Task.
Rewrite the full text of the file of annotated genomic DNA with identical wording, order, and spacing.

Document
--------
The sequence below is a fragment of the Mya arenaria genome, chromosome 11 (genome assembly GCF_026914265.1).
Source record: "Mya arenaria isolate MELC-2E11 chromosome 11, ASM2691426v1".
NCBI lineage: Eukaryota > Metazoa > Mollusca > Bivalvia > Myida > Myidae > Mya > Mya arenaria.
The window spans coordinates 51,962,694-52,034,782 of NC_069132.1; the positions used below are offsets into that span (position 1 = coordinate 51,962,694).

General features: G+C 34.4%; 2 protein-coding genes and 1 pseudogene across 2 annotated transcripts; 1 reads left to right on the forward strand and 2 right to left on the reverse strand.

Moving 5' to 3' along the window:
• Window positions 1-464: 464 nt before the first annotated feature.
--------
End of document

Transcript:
The sequence below is a fragment of the Mya arenaria genome, chromosome 11 (genome assembly GCF_026914265.1).
Source record: "Mya arenaria isolate MELC-2E11 chromosome 11, ASM2691426v1".
NCBI lineage: Eukaryota > Metazoa > Mollusca > Bivalvia > Myida > Myidae > Mya > Mya arenaria.
The window spans coordinates 51,962,694-52,034,782 of NC_069132.1; the positions used below are offsets into that span (position 1 = coordinate 51,962,694).

General features: G+C 34.4%; 2 protein-coding genes and 1 pseudogene across 2 annotated transcripts; 1 reads left to right on the forward strand and 2 right to left on the reverse strand.

Moving 5' to 3' along the window:
• Window positions 1-464: 464 nt before the first annotated feature.